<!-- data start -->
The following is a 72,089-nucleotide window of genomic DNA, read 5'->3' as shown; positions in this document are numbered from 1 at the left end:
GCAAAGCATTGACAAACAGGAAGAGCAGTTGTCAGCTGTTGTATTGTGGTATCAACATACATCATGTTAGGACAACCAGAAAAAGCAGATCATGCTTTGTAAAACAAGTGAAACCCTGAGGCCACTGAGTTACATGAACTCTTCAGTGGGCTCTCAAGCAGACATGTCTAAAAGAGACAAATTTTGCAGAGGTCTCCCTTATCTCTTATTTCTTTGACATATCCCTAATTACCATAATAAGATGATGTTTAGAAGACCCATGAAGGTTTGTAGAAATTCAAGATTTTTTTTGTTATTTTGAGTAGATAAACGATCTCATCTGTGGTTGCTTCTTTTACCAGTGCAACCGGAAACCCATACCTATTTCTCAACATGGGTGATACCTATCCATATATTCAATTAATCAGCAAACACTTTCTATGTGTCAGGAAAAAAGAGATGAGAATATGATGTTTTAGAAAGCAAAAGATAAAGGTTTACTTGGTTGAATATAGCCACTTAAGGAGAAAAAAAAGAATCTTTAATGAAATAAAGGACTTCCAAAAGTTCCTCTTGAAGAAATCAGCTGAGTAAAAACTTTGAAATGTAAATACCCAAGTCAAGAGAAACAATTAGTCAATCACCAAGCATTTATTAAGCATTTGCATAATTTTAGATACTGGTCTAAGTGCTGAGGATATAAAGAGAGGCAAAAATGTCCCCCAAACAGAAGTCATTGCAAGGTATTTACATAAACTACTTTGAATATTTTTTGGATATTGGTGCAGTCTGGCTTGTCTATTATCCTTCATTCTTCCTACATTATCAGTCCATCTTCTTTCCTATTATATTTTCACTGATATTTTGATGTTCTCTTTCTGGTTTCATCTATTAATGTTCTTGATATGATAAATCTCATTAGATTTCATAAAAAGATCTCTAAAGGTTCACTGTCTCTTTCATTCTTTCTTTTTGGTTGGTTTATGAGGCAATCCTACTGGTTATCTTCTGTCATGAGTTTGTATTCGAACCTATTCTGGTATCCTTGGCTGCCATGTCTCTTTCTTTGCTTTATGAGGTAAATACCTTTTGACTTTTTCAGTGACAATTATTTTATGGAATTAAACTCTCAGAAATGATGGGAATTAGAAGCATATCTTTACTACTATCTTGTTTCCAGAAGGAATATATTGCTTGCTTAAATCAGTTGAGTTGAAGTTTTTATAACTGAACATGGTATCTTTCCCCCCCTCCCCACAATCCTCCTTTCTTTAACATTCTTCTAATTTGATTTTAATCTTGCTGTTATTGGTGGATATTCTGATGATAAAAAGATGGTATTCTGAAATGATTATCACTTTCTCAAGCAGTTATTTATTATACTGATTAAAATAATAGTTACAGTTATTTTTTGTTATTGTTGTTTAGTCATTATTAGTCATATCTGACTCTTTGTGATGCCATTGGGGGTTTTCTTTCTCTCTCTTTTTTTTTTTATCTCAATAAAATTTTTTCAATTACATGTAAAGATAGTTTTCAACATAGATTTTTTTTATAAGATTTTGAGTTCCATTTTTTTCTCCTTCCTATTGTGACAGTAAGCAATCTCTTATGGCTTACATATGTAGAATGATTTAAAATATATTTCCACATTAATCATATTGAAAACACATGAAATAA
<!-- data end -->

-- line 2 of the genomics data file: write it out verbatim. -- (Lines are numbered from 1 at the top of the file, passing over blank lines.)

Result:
GCAAAGCATTGACAAACAGGAAGAGCAGTTGTCAGCTGTTGTATTGTGGTATCAACATACATCATGTTAGGACAACCAGAAAAAGCAGATCATGCTTTGTAAAACAAGTGAAACCCTGAGGCCACTGAGTTACATGAACTCTTCAGTGGGCTCTCAAGCAGACATGTCTAAAAGAGACAAATTTTGCAGAGGTCTCCCTTATCTCTTATTTCTTTGACATATCCCTAATTACCATAATAAGATGATGTTTAGAAGACCCATGAAGGTTTGTAGAAATTCAAGATTTTTTTTGTTATTTTGAGTAGATAAACGATCTCATCTGTGGTTGCTTCTTTTACCAGTGCAACCGGAAACCCATACCTATTTCTCAACATGGGTGATACCTATCCATATATTCAATTAATCAGCAAACACTTTCTATGTGTCAGGAAAAAAGAGATGAGAATATGATGTTTTAGAAAGCAAAAGATAAAGGTTTACTTGGTTGAATATAGCCACTTAAGGAGAAAAAAAAGAATCTTTAATGAAATAAAGGACTTCCAAAAGTTCCTCTTGAAGAAATCAGCTGAGTAAAAACTTTGAAATGTAAATACCCAAGTCAAGAGAAACAATTAGTCAATCACCAAGCATTTATTAAGCATTTGCATAATTTTAGATACTGGTCTAAGTGCTGAGGATATAAAGAGAGGCAAAAATGTCCCCCAAACAGAAGTCATTGCAAGGTATTTACATAAACTACTTTGAATATTTTTTGGATATTGGTGCAGTCTGGCTTGTCTATTATCCTTCATTCTTCCTACATTATCAGTCCATCTTCTTTCCTATTATATTTTCACTGATATTTTGATGTTCTCTTTCTGGTTTCATCTATTAATGTTCTTGATATGATAAATCTCATTAGATTTCATAAAAAGATCTCTAAAGGTTCACTGTCTCTTTCATTCTTTCTTTTTGGTTGGTTTATGAGGCAATCCTACTGGTTATCTTCTGTCATGAGTTTGTATTCGAACCTATTCTGGTATCCTTGGCTGCCATGTCTCTTTCTTTGCTTTATGAGGTAAATACCTTTTGACTTTTTCAGTGACAATTATTTTATGGAATTAAACTCTCAGAAATGATGGGAATTAGAAGCATATCTTTACTACTATCTTGTTTCCAGAAGGAATATATTGCTTGCTTAAATCAGTTGAGTTGAAGTTTTTATAACTGAACATGGTATCTTTCCCCCCCTCCCCACAATCCTCCTTTCTTTAACATTCTTCTAATTTGATTTTAATCTTGCTGTTATTGGTGGATATTCTGATGATAAAAAGATGGTATTCTGAAATGATTATCACTTTCTCAAGCAGTTATTTATTATACTGATTAAAATAATAGTTACAGTTATTTTTTGTTATTGTTGTTTAGTCATTATTAGTCATATCTGACTCTTTGTGATGCCATTGGGGGTTTTCTTTCTCTCTCTTTTTTTTTTTATCTCAATAAAATTTTTTCAATTACATGTAAAGATAGTTTTCAACATAGATTTTTTTTATAAGATTTTGAGTTCCATTTTTTTCTCCTTCCTATTGTGACAGTAAGCAATCTCTTATGGCTTACATATGTAGAATGATTTAAAATATATTTCCACATTAATCATATTGAAAACACATGAAATAA